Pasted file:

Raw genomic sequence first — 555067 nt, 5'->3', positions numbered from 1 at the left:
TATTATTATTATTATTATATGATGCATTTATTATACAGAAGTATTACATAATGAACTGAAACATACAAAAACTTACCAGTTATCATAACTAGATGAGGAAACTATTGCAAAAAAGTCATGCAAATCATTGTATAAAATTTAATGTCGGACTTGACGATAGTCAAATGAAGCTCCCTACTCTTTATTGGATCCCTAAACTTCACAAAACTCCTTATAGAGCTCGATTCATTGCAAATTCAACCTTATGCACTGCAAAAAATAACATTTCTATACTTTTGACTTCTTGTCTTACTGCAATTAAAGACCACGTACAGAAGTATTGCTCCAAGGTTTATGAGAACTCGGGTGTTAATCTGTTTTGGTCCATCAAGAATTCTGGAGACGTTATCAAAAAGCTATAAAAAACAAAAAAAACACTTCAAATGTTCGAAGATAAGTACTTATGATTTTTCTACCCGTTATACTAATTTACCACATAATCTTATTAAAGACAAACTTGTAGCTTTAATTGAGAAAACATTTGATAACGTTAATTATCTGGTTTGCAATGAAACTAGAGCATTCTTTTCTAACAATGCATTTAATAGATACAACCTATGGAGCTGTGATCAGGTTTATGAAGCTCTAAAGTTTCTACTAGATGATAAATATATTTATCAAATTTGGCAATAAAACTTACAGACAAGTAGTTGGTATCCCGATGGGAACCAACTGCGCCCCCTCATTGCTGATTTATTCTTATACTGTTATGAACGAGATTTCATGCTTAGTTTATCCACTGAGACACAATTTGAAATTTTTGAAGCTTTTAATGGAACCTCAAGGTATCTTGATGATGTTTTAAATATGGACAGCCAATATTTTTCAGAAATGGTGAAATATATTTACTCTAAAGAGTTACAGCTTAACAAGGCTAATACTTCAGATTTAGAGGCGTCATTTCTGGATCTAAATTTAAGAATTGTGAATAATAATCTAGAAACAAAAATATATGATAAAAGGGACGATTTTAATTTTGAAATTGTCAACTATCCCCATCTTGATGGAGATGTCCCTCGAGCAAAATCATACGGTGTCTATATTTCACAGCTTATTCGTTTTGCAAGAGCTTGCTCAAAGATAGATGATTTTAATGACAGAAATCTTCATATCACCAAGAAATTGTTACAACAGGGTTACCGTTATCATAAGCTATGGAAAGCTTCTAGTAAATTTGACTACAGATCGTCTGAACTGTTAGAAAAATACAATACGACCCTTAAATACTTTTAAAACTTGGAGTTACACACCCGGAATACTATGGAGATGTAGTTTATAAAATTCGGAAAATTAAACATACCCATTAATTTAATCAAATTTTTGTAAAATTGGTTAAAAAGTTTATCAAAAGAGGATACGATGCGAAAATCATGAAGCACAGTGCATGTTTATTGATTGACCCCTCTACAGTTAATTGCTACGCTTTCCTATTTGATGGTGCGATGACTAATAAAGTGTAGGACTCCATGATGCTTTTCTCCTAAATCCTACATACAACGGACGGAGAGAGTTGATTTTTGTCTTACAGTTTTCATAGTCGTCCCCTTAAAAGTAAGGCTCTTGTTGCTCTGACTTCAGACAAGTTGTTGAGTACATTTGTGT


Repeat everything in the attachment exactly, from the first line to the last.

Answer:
Raw genomic sequence first — 555067 nt, 5'->3', positions numbered from 1 at the left:
TATTATTATTATTATTATATGATGCATTTATTATACAGAAGTATTACATAATGAACTGAAACATACAAAAACTTACCAGTTATCATAACTAGATGAGGAAACTATTGCAAAAAAGTCATGCAAATCATTGTATAAAATTTAATGTCGGACTTGACGATAGTCAAATGAAGCTCCCTACTCTTTATTGGATCCCTAAACTTCACAAAACTCCTTATAGAGCTCGATTCATTGCAAATTCAACCTTATGCACTGCAAAAAATAACATTTCTATACTTTTGACTTCTTGTCTTACTGCAATTAAAGACCACGTACAGAAGTATTGCTCCAAGGTTTATGAGAACTCGGGTGTTAATCTGTTTTGGTCCATCAAGAATTCTGGAGACGTTATCAAAAAGCTATAAAAAACAAAAAAAACACTTCAAATGTTCGAAGATAAGTACTTATGATTTTTCTACCCGTTATACTAATTTACCACATAATCTTATTAAAGACAAACTTGTAGCTTTAATTGAGAAAACATTTGATAACGTTAATTATCTGGTTTGCAATGAAACTAGAGCATTCTTTTCTAACAATGCATTTAATAGATACAACCTATGGAGCTGTGATCAGGTTTATGAAGCTCTAAAGTTTCTACTAGATGATAAATATATTTATCAAATTTGGCAATAAAACTTACAGACAAGTAGTTGGTATCCCGATGGGAACCAACTGCGCCCCCTCATTGCTGATTTATTCTTATACTGTTATGAACGAGATTTCATGCTTAGTTTATCCACTGAGACACAATTTGAAATTTTTGAAGCTTTTAATGGAACCTCAAGGTATCTTGATGATGTTTTAAATATGGACAGCCAATATTTTTCAGAAATGGTGAAATATATTTACTCTAAAGAGTTACAGCTTAACAAGGCTAATACTTCAGATTTAGAGGCGTCATTTCTGGATCTAAATTTAAGAATTGTGAATAATAATCTAGAAACAAAAATATATGATAAAAGGGACGATTTTAATTTTGAAATTGTCAACTATCCCCATCTTGATGGAGATGTCCCTCGAGCAAAATCATACGGTGTCTATATTTCACAGCTTATTCGTTTTGCAAGAGCTTGCTCAAAGATAGATGATTTTAATGACAGAAATCTTCATATCACCAAGAAATTGTTACAACAGGGTTACCGTTATCATAAGCTATGGAAAGCTTCTAGTAAATTTGACTACAGATCGTCTGAACTGTTAGAAAAATACAATACGACCCTTAAATACTTTTAAAACTTGGAGTTACACACCCGGAATACTATGGAGATGTAGTTTATAAAATTCGGAAAATTAAACATACCCATTAATTTAATCAAATTTTTGTAAAATTGGTTAAAAAGTTTATCAAAAGAGGATACGATGCGAAAATCATGAAGCACAGTGCATGTTTATTGATTGACCCCTCTACAGTTAATTGCTACGCTTTCCTATTTGATGGTGCGATGACTAATAAAGTGTAGGACTCCATGATGCTTTTCTCCTAAATCCTACATACAACGGACGGAGAGAGTTGATTTTTGTCTTACAGTTTTCATAGTCGTCCCCTTAAAAGTAAGGCTCTTGTTGCTCTGACTTCAGACAAGTTGTTGAGTACATTTGTGT